- Welter, Albert (2000), Mahakasyapa's smile. Silent Transmission and the Kung-an (Koan) Tradition. In: Steven Heine and Dale S. Wright (eds)(2000): "The Koan. Texts and Contexts in Zen Buddhism, Oxford: Oxford University Press
- Yampolski, Philip B. (1967), The Platform Sutra of the Sixth Patriarch. Translated with notes by Philip B. Yampolski, Columbia University Press, ISBN 0-231-08361-0
- Yampolski, Philip (2003-A), Chan. A Historical Sketch. In: Buddhist Spirituality. Later China, Korea, Japan and the Modern World; edited by Takeuchi Yoshinori, Delhi: Motilal Banarsidass Check date values in:
- Yampolski, Philip (2003-B), Zen. A Historical Sketch. In: Buddhist Spirituality. Later China, Korea, Japan and the Modern World; edited by Takeuchi Yoshinori, Delhi: Motilal Banarsidass Check date values in:
- Yen, Chan Master Sheng (1996), Dharma Drum: The Life and Heart of Ch'an Practice, Boston & London: Shambhala
- Young, Stuart (2009), Linji Lu and Chinese Orthodoxy. Review of "Albert Welter. The Linji lu and the Creation of Chan Orthodoxy: The Development of Chan's Records of Sayings Literature.
- Zeuschner, Robert B. (1976), A Selected Bibliography on Chan Buddhism in China, Journal of Chinese Philosophy V. 3, (1976) pp. 299-311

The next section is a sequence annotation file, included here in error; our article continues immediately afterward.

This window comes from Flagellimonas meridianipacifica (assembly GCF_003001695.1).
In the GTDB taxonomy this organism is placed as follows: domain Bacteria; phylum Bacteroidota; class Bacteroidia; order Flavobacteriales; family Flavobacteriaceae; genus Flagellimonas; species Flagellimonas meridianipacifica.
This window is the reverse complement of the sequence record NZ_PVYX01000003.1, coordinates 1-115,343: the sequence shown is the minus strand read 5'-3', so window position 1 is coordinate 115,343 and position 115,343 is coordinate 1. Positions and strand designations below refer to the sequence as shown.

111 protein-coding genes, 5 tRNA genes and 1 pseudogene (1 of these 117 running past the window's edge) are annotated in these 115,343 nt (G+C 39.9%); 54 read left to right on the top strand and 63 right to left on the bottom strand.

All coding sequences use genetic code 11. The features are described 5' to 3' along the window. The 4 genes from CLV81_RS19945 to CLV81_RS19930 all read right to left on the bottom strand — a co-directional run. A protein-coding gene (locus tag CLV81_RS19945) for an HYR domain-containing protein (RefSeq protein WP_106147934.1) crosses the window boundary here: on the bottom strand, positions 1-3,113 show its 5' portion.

- Zhu, Caifang (2003), Buddhism in China Today: The Example of the Bai Lin Chan Monastery. In: Perspectives, Volume 4, No.2, June 2003 (PDF)
- Zvelebil, K.V. (1987), "The Sound of the One Hand", Journal of the American Oriental Society, 107 (1)
- Ven. Ditthisampanno, Buddhism in Indonesia, Past and Present Archived 2013-03-09 at the Wayback Machine.
- Dharma Drum Mountain. Who Is Master Sheng-yen.
- Sheng, Yen. "Fundamentals of Meditation". Archived from the original on 13 June 2010.
- "Digital Dictionary of Buddhism". Retrieved 2008-03-26., entry "Baizhang Huaihai"
- D.T. Suzuki, Essays in Zen Buddhism, 3 vols
- Thomas Cleary, Zen Mind, Buddha Mind
- J. C. Cleary, Swampland Flowers: The Letters and Lectures of Zen Master Ta Hui
- Dumoulin, Heinrich (2005), Zen Buddhism: A History. Volume 1: India and China. World Wisdom Books. ISBN 978-0-941532-89-1
- Dumoulin, Heinrich (2005), Zen Buddhism: A History. Volume 2: Japan. World Wisdom Books. ISBN 978-0-941532-90-7
- Jeffrey Broughton, Zongmi on Chan.
- Sung Bae Park, Buddhist Faith and Sudden Enlightenment.
|Look up 禪 in Wiktionary, the free dictionary.|
|Look up 禅 in Wiktionary, the free dictionary.|
|Wikiquote has quotations related to: Zen proverbs|
|Wikimedia Commons has media related to Chan Buddhism.|
|Look up zen in Wiktionary, the free dictionary.|
Overview of Chan centers
Specific Chan centers
- Western Ch'an Fellowship Official Website
- Dharma Drum Retreat Center (New York) Official Website. Established by Chan Master Sheng Yen.
- Sacred-text.com's collection of Zen texts
- Buddhanet's collection of Zen texts
- Shambhala Sun Zen Articles
- Booklets from Fo Guang Shan
- Buddhism and Confucianism in Chan Sudden Approach: A Cunning Cultural Paradigm
- History of Zen Buddhism
- Zen history
- Zen Quick Facts
Critical Chan Research
|This article uses material from Chan Buddhism on Wikipedia (view authors). License under CC BY-SA 3.0.|